The next step is to collect and share stories about how banks help their customers and their contributions to the community and how to get others involved in passing them on.

The nation’s community banks are the very epitome of good corporate citizens. Each and every one of them encourages their employees to volunteer, supports almost any local cause that needs help and views itself as committed to good stewardship and good citizenship. Visit the website of any community bank and you see a myriad of pictures of employees at local fundraisers, pie eating contests, Special Olympics events, job fairs, veterans’ events and more.

Several suggestions:

  • Turn events into reality TV shows. Pull out your smartphones and tablets and interview people, covering events as news. Live stream through Facebook or Periscope, or record and post.
  • Ask everyone involved if they’ll share photos to their own network of friends. (Remember, it was Tip O’Neill, the Speaker of the House from Massachusetts, who told the story of his first election when he thanked an elderly neighbor for voting for him. Dumbfounded when she said she hadn’t, he asked why. “You didn’t ask me.”)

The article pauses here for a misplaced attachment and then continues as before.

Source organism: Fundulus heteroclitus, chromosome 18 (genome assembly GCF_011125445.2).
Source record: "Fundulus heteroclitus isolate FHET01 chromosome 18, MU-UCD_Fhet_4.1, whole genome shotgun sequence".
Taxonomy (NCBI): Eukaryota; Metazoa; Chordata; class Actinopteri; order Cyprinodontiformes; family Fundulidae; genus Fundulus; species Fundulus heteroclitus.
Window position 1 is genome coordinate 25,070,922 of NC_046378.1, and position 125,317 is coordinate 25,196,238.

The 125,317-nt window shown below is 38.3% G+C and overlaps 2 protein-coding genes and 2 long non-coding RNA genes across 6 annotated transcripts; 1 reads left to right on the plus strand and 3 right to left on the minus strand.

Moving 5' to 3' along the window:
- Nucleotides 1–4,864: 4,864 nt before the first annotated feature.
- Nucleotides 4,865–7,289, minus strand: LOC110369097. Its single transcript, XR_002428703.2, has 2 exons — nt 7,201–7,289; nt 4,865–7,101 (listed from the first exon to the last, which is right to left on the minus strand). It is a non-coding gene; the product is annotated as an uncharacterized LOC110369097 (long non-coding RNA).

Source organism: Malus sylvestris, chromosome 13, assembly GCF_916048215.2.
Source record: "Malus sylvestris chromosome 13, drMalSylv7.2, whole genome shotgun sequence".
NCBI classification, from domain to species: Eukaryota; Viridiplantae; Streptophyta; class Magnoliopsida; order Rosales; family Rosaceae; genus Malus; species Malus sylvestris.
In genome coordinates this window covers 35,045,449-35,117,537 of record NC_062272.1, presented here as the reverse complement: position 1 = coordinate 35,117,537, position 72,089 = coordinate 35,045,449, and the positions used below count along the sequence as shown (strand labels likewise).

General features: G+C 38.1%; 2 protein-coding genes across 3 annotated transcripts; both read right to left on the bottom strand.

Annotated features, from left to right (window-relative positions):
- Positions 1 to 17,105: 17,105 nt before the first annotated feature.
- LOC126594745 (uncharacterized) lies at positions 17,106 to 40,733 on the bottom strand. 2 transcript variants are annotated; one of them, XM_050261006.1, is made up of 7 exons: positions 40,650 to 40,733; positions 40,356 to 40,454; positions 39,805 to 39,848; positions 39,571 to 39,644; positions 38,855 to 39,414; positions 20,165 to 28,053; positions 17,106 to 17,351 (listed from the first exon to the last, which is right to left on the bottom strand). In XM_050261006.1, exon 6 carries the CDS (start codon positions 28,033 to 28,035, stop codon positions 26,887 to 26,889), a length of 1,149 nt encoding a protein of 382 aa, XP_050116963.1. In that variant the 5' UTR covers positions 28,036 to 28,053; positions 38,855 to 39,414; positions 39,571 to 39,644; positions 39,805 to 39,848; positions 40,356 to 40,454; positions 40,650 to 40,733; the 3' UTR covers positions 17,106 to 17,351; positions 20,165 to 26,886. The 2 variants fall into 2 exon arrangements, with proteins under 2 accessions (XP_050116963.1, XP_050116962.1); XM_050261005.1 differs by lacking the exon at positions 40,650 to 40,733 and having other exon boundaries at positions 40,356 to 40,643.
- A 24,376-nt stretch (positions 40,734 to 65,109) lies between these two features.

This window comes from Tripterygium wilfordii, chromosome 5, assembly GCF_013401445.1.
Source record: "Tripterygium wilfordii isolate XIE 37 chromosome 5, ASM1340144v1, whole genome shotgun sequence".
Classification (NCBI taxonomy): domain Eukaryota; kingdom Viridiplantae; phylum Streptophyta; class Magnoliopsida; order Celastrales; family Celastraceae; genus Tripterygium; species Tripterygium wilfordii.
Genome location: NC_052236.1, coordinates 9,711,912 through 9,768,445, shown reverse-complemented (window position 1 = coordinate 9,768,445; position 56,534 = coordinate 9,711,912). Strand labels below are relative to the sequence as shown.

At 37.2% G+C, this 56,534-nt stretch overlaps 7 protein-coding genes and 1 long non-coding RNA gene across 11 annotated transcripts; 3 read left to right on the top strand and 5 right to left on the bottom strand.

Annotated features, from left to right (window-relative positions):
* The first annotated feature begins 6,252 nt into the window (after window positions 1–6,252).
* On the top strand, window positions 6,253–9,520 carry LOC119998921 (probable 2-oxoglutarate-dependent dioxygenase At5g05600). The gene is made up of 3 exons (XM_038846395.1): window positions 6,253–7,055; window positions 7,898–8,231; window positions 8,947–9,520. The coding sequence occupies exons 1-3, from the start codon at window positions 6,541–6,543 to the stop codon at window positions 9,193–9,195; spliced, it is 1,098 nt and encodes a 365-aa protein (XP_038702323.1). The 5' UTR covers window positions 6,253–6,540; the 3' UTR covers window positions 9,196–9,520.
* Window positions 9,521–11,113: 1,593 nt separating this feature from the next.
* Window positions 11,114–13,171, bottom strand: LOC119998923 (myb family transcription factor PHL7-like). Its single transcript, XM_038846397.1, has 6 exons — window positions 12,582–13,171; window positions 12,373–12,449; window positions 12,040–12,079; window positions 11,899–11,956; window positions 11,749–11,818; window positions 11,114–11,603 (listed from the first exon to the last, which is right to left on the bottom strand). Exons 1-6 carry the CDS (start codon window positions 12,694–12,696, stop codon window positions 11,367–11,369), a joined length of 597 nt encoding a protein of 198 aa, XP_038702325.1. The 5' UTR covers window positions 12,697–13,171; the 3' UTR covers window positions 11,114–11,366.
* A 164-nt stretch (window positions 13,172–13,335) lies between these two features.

• Make all numbers verbally visual. Even a $150 donation will send a kid to summer camp for a week in many cities.
  • Use strong visuals. Harvard professor Dan Gilbert has created a memorable series showing how to visualize the importance of saving for retirement. The ad series has picked up fans, and new ads get passed around enthusiastically.
  • Enlist your customers. Bankers are traditionally, and rightly, protective of customer confidentiality. They are highly-regulated. But so are health care companies. Many hospitals have found that if they include a story corner on their websites, the example of an initial patient sharing a story attracts more to come forward. Today, almost every hospital has such stories to share.

One skill that all bank executives need to master is talking to their internal and external audiences on video, preferably via a mobile device. Many executives are used to being interviewed and recorded. The next level of skill is to be able to talk to people as individuals through a camera rather than just at it. I call it video-enabled person-to-person communication. Video allows an executive to share a story with all employees one-on-one and on their own time schedule. They can watch when they want.

I argue that it’s not the end, but rather the beginning. Storytelling combined with a structured way of sharing your bank’s messages is what is needed to counter the naysayers. You have a great story to tell; make it everyone’s responsibility to tell it.